Business advice from industry experts


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Multinational business magazine The Economist has been working with Microsoft Enterprises business solution, Microsoft Cloud, to create a micro site called Empowering Business.

The site contains some very interesting bite-sized video snippets of business advice from industry experts. In this article I’m going to explore some of the advice that is offered on the site.

Marketing

Professionals in a meetingIn under 30 seconds, the CMO of technology news site Mashable, Stacy Martinet, explains how businesses can control their own publicity channels. Historically, businesses have been dependant upon buying advertising, or relying upon the media to cover their brand. Now however they can control – to a much to a much greater extent – what messages they send out, when they send them and how; through the use of blogging, social media and other forms of new media. This has fundamentally changed the way we (consumers) perceive organisations, and also how they market themselves to us.

On the Empowering Business site, Stacy Martinet also explains what she believes is the biggest mistake made by marketing professionals. She believes that thinking about marketing campaigns in an old fashioned way – running a project for a set period to achieve specific results – is a mistake. She suggests that businesses today should focus on constantly and consistently building and improving their brand(s) on a 24 cycle, rather than focusing on producing a specific return every 3 or 6 months.

Technology

Liz Crawford, CTO of beauty subscription service Birchbox believes that having a good understanding of your market and then being able to use technology to your advantage, to make your organisation more efficient, more effective and more innovative, is the key to being a successful Technology Officer.

Economist Advice Centre screenshot

The Economist in Partnership with Microsoft Cloud – Empowering Business

Leadership

Senior Lecturer at MIT School of Management, Claus Otto Scharmer, suggests that self-leadership is a skill that every leader needs. He states that before you can lead others, you need to be aware of how to lead yourself. If you can assess yourself to enable to you understand what you do and how you could improve, then you can transfer this knowledge into how you can make other people better too.

Human Resources

HR Consultant Jessica Miller-Merrell, from Xceptional HR, explains how company culture is a bottom-up phenomenon. She suggests that many high level mangers believe that they can dictate company culture from the top-down. Jessica states that because the employees are the culture, managers must get employee buy-in for an organisation to change how it operates.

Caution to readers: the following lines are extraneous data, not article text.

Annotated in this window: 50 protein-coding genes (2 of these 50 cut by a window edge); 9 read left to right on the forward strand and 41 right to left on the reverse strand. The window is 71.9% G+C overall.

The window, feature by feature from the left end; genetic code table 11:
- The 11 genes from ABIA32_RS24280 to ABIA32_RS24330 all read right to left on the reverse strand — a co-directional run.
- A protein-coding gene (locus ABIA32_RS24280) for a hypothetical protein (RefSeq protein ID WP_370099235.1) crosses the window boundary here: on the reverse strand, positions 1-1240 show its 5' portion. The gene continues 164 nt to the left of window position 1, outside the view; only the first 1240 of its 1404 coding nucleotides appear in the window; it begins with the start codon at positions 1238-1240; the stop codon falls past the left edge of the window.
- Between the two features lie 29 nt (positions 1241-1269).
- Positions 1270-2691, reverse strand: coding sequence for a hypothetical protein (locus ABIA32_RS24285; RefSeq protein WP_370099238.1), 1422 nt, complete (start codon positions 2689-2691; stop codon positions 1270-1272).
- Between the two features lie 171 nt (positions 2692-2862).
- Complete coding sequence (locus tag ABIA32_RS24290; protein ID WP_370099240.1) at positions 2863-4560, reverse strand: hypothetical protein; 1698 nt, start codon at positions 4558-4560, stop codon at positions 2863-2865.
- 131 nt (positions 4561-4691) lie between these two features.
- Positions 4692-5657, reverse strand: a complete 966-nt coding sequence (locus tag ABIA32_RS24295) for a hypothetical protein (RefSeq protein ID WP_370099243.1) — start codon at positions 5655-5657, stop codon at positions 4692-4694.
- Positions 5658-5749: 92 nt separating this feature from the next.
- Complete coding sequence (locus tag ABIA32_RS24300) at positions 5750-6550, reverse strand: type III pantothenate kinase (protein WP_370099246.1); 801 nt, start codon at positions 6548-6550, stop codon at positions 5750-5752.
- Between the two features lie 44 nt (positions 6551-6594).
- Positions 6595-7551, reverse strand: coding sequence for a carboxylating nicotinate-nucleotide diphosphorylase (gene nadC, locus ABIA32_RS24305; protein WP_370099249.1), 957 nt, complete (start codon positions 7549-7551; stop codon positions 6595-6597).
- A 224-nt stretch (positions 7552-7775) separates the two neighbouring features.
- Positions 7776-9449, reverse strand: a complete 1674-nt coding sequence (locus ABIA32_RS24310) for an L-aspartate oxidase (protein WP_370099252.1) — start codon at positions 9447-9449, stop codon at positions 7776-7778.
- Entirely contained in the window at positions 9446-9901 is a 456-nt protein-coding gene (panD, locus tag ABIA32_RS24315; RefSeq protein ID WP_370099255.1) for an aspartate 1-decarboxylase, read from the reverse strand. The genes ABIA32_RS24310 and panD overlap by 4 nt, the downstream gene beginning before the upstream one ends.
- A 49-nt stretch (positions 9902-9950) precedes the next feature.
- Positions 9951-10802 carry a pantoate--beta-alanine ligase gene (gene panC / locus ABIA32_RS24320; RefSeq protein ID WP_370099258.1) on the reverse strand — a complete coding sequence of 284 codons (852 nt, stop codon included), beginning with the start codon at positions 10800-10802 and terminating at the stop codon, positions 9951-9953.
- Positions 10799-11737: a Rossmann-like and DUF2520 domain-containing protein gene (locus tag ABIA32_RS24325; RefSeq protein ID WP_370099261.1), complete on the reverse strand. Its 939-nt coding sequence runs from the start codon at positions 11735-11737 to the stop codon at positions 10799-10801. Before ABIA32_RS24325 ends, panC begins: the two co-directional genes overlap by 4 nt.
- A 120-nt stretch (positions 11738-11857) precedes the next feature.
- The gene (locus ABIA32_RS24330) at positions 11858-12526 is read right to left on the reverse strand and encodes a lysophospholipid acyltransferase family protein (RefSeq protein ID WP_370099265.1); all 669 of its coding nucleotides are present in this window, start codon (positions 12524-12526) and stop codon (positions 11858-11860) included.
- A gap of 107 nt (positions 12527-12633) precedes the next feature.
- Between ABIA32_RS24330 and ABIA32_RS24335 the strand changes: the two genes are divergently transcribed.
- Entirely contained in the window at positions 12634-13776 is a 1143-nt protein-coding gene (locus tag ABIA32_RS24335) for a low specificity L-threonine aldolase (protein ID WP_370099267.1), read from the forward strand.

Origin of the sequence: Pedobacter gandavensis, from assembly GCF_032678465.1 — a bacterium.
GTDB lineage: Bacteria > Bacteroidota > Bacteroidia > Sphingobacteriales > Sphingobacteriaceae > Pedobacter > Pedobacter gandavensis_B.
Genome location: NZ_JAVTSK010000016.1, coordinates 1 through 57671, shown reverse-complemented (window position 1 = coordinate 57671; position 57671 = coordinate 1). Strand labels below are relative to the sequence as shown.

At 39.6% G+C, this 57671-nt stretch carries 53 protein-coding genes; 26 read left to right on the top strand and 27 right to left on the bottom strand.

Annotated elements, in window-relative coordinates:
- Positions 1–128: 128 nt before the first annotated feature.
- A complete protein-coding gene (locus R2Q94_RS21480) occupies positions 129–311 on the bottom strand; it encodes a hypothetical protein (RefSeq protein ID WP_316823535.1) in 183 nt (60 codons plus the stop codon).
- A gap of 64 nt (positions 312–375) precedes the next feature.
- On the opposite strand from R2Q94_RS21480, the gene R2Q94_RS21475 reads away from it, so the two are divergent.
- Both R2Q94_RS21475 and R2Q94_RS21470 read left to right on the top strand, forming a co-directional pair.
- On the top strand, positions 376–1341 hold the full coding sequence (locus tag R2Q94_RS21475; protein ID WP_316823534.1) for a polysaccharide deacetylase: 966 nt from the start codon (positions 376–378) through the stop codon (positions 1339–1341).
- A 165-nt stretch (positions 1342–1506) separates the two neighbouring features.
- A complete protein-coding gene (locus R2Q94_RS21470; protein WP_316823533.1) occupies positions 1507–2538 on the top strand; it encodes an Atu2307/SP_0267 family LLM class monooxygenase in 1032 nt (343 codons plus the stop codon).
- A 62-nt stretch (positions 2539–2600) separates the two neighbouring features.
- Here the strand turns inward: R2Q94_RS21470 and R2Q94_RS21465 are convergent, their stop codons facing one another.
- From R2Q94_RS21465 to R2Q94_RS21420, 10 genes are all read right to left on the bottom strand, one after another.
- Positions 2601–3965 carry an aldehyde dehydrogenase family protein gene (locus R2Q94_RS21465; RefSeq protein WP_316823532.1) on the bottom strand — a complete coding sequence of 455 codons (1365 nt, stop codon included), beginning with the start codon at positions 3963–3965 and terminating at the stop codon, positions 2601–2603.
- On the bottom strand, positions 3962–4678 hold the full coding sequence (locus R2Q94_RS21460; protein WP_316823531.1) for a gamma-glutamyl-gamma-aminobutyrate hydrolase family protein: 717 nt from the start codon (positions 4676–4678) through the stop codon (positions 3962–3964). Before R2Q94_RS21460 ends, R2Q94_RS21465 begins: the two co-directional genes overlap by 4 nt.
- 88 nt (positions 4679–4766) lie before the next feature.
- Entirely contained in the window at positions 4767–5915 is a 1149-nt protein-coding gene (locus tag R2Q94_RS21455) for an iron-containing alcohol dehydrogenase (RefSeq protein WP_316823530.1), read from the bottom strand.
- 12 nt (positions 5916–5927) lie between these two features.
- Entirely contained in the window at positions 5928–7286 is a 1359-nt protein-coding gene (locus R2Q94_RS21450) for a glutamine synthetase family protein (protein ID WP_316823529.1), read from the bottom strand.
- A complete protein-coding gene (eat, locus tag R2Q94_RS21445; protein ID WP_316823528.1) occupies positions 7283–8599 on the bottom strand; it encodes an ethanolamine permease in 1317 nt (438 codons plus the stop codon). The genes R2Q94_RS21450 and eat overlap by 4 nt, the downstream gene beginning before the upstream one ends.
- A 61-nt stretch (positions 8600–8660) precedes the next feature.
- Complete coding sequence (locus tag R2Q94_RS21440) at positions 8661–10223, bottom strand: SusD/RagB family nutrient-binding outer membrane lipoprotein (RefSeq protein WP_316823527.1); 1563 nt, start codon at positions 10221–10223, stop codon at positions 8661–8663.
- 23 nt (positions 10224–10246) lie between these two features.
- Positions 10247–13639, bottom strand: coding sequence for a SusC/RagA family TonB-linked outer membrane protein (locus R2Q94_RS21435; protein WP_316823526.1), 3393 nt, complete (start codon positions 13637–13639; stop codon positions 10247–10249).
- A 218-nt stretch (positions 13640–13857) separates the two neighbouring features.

Designing a Better World

Last year I wrote a post about a baby incubator made from car parts, built here in Boston by not-for-profit organization Design that Matters. The incubator uses car parts because they are easy to find practically anywhere in the world.

One of the problems with baby incubators and other pieces of technology used in hospitals is that they are often abandoned once they break down because access to the parts is difficult. In many cases it just needs a fuse to go that cannot be locally sourced and a hugely expensive machine becomes unuseable.

The car parts incubator hopes to avoid this problem. Read more in the post here.

Readers will be glad to hear that the Design That Matters organization have been named as finalists in Fast Company magazine’s Innovation by Design Awards. They appear in the category of Social Good, and that really represents the philosophy of the organization.

Project Firefly

Project Firefly

This year they have received numerous awards and special mentions for their Project Firefly, a safe, robust and inexpensive tool to provide infant phototherapy and warming for otherwise healthy newborns at risk of developing hyperbilirubinemia (leading to jaundice) and hypothermia.

Design that Matters (DtM), the East Meets West Foundation (EMW) and Vietnamese manufacturer MTTS have launched a collaboration to develop the device. It is hoped that the product could save hundreds of thousands of babies from disability or death through jaundice related complications.